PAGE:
During a U.S. Senate hearing Tuesday, the head of Puerto Rico’s electric power authority, or PREPA, justified signing a controversial, $300 million contract with a small energy company in Montana.
PREPA executive director Ricardo Ramos testified about the now-cancelled contract with Whitefish Energy in front of the U.S. Committee on Energy and Natural Resources.
“Taxpayer money was never at risk," he said. "There was never an expenditure of $300 million. They get paid when the line that they’re working on is finished and delivered to PREPA tested and energized. Then they send us an invoice for that portion and we pay.”
Whitefish Energy has been accused of overcharging PREPA for its services after a hurricane ravaged the U.S. territory. According to the New York Times, company linemen were paid $63 an hour, while PREPA was billed more than three times that for their services. But Ramos defended the high prices.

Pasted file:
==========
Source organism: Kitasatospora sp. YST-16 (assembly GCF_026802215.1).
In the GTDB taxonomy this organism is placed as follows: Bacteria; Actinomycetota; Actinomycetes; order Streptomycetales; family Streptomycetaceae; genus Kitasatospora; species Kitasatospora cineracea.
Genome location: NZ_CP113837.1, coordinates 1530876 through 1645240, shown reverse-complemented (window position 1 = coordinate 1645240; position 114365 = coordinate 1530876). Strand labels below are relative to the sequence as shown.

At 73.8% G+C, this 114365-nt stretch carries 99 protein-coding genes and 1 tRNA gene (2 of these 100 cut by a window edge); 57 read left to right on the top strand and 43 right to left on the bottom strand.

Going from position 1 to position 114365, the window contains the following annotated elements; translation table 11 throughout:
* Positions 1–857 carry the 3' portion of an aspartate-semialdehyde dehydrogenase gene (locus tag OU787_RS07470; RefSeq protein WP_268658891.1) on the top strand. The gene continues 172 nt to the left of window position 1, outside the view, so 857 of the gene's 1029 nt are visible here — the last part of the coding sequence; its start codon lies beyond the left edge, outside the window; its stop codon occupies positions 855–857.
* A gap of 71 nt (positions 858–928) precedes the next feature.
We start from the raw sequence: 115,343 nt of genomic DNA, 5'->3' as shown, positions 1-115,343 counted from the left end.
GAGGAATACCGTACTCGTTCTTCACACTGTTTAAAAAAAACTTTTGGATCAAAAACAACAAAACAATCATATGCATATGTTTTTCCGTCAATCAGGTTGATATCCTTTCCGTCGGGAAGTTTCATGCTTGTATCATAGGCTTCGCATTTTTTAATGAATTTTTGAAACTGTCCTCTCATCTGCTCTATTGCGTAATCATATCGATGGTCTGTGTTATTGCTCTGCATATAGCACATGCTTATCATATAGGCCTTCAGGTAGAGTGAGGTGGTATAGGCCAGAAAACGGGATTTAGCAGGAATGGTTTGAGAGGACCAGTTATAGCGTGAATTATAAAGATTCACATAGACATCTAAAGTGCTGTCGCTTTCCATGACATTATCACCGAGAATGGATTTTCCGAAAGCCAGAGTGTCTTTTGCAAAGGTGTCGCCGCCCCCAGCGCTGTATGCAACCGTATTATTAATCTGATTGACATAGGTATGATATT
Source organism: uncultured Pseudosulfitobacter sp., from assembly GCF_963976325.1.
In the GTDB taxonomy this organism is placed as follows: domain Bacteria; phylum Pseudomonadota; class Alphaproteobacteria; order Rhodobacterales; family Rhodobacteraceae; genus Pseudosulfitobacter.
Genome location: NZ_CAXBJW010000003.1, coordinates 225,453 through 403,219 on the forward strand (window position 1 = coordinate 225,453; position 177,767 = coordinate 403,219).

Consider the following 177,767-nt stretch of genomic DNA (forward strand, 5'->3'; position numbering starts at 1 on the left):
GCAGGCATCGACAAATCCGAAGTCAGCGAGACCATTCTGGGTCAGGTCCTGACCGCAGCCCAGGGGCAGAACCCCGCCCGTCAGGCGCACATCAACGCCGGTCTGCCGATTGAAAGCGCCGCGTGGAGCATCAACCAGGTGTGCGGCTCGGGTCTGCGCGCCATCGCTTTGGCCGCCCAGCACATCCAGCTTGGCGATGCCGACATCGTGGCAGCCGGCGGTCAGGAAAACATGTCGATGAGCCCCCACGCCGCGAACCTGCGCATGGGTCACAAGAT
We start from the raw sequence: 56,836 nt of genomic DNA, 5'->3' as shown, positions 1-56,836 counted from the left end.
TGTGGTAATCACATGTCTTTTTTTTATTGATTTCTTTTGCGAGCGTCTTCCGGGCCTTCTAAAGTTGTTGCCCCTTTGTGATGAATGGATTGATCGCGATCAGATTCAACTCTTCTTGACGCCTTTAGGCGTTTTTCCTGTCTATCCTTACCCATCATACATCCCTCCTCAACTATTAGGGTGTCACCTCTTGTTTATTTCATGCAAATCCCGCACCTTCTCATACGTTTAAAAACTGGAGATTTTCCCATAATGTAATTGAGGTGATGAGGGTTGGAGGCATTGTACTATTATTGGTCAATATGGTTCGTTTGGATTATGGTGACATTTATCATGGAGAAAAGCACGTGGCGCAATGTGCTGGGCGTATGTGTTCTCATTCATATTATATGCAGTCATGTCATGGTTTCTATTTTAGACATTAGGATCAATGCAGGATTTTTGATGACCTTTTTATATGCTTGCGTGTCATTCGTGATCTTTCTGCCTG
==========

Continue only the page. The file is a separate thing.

“I needed first responders," he said. "I requested six companies, the prices were very similar, we engaged one of them.”
Washington senator Maria Cantwell wasn’t sold on Ramos’ explanation, and called the contract an example of price gouging.
“If you would’ve raised that up the flagpole and said to the U.S. federal government, ‘should we be paying these rates?’ I doubt you’re going to find somebody who says ‘yes, let’s pay those rates,’” she said.
Last week, one of the lines Whitefish Energy repaired lost power. The line has since been fixed, and today Puerto Rico has almost half of its original power back.